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11 February 2008

Taking on the lion king

We profile Simba Makoni who has emerged to challenge Robert Mugabe from within ZANU-PF and who may b

By Stephen Chan

On 5 February 2008, one day after the leaders of the two opposition parties in Zimbabwe failed to agree upon a single presidential candidate to oppose Robert Mugabe, Simba Makoni – a Leeds University-trained chemist and former minister of finance – announced he would stand against Mugabe as an independent.

It took the failure of the opposition parties to tip Makoni innto a decision he had long dithered in taking. As recently as 16 January he had, face-to-face with Mugabe, declared he would not enter the presidential race; and Mugabe had, in any case, earlier refused to accept Makoni’s resignation from the high echelons of the ruling party, ZANU-PF.

Since the early 1990s, Makoni has been the darling of western diplomats stationed in Harare. Technocratic and economically pragmatic, he was also neither corrupt nor disliked by any faction of the ruling party. Even now, it is hard to find sworn enemies of Makoni outside the president’s tight circle – and the leaders of both opposition parties are on friendly terms with him. Morgan Tsvangirai, the longer-serving opposition leader, has publicly said he could work with Makoni; and Tsvangirai’s opposition rival, Arthur Mutambara, is said to be more open to discussions concerning a union with Makoni than with Tsvangirai.

For now, Makoni will need the protection of ex-army boss, Solomon Mujuru. The question is, since Mujuru has his own presidential aspirations, whether Makoni is merely a stalking horse.

Meanwhile, a curious alliance seems to be developing within ZANU-PF between the much-touted ‘third force’ advocates – the ZANU-PF intellectuals who are enamoured by neither Mugabe’s leadership nor the prospects of opposition victory – and the ‘muscle’ represented by increasingly-dissident ZANU-PF barons such as Mujuru.

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But it is a tricky alliance. Mujuru is not noted for his modest lifestyle, and nor is he reputed to be a man of democratic inclinations. He has opposed Mugabe, though not to the extent of other internal dissidents such as Dumiso Dabengwa. If, now, Mujuru and Dabengwa could together throw their weight behind Makoni – and if Makoni can make a deal with Arthur Mutambara – then that is as close to a ‘dream ticket’ as is possible in Zimbabwe. It would mean the marginalisation of the brave Morgan Tsvangirai, but also allow a proper, if flawed, challenge to Robert Mugabe.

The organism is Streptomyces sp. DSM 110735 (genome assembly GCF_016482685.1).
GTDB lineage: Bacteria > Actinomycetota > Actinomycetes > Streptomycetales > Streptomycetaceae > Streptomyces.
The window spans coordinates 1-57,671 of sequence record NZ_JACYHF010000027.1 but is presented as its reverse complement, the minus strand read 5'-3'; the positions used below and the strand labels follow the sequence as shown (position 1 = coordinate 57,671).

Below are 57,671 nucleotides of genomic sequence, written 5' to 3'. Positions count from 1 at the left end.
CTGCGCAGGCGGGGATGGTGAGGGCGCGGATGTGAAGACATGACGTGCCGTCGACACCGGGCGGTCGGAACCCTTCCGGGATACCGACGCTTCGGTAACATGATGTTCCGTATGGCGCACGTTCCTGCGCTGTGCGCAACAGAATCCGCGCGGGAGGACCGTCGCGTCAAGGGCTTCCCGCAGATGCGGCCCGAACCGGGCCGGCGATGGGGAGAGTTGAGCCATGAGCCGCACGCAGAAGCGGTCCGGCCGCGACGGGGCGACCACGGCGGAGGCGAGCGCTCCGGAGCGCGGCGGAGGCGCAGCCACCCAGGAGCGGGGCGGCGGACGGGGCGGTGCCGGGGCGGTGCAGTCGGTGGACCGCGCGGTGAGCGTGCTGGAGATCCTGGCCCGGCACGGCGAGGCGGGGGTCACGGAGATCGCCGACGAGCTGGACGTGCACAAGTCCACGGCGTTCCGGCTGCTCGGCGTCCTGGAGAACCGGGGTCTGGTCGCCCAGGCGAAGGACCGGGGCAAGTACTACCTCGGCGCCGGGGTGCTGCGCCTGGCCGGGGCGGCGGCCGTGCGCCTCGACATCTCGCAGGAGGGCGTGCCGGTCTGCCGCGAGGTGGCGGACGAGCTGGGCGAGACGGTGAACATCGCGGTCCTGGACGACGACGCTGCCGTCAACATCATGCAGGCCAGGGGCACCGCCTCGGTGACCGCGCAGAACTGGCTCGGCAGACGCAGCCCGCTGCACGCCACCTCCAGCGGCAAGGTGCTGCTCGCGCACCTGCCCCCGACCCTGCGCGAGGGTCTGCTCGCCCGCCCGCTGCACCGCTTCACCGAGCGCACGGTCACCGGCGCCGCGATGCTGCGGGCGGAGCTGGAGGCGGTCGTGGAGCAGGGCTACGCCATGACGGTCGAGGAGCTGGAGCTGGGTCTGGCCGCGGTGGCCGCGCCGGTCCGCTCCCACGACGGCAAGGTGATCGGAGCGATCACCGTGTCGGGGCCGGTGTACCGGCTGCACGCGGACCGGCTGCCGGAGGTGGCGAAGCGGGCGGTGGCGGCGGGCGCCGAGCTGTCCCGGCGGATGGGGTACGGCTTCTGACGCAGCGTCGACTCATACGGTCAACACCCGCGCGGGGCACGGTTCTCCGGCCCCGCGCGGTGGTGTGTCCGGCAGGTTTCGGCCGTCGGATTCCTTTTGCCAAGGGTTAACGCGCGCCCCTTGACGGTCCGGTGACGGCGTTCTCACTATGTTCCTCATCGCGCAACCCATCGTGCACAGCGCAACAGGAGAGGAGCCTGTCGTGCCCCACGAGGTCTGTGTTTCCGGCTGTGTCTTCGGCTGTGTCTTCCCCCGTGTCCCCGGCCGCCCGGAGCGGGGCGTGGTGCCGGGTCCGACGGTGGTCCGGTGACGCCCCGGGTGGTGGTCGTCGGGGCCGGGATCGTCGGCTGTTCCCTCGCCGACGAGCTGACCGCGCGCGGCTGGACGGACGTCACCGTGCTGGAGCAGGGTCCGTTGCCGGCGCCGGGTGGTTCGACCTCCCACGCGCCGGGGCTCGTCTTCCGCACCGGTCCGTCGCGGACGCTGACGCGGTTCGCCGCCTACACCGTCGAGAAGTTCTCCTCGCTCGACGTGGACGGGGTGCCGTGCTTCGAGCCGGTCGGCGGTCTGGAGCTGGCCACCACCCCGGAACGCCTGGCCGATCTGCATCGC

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For Makoni has neither political base nor organisational machinery of his own. Outside the group of party intellectuals he is unknown in the wider ZANU-PF constituency. He will need Mujuru’s protection first of all. Otherwise the risk he is taking in finally defying the aged Mugabe will be a dangerous one indeed. Both Dubengwa and Mutambara can deliver him a fair slice of the western region’s Ndebele vote; and Mujuru himself can deliver a small but meaningful chunk of the eastern Shona vote.

Even so, Makoni will have to rely for critical voting mass upon the urban disenchanted who must be persuaded that he stands, not only in opposition to Mugabe, but that he can fix the mess left behind by Mugabe. It is this second credential that he must persuade voters is real.

Although he has been a preferred or compromise candidate in the imaginations of both internal and external actors in the Zimbabwean drama, Makoni has not established a public record of sustained dissent to Mugabe. He has certainly stood up to him in private, and been sacked from the cabinet for his pains. But, in December 2007, he made a public speech in which he made his first open criticism of the president, saying: “the old Zimbabwean leader I knew was there for service, the new one is only there for privilege.”

Then he was edging nearer to a decision to stand. In January he shirked back. In February, alarmed at the failure of the opposition to unite, and no doubt with some powerful persuasion by Mujuru and possibly other ZANU-PF barons, he took the leap. It has been like watching a cub make his first steps away from his mother. But Mugabe is a very powerful old leader of the pride. There will be vengeance to come. Makoni knows he has to win, and he knows the chances are high he will not. Finally, whatever the dithering, this is an act of courage – no more than what Tsvangirai and Mutambara have demonstrated before him – but those opposition leaders were not intimates of the ruler of Zimbabwe. This is the lion cub taking on the lion king – and the unpalatable people upon whom he must now rely for protection had better not let him down at the first opportunistic moment.

Professor Chan of the School of Oriental & African Studies is preparing the second edition of his book: Robert Mugabe: A Life of Power and Violence, London: I.B. Tauris 2003